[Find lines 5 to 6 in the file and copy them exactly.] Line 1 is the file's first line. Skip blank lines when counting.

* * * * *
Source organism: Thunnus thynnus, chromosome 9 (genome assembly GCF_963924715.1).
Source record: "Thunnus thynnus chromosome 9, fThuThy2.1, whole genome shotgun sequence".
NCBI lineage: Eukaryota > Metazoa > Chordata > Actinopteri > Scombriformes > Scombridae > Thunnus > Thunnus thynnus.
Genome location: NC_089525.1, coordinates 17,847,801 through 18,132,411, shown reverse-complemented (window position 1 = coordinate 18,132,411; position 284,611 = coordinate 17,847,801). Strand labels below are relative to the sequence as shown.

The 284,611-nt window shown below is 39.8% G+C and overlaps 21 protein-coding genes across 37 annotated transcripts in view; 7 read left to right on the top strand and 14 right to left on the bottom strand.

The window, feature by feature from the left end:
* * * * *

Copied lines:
The 284,611-nt window shown below is 39.8% G+C and overlaps 21 protein-coding genes across 37 annotated transcripts in view; 7 read left to right on the top strand and 14 right to left on the bottom strand.

The window, feature by feature from the left end: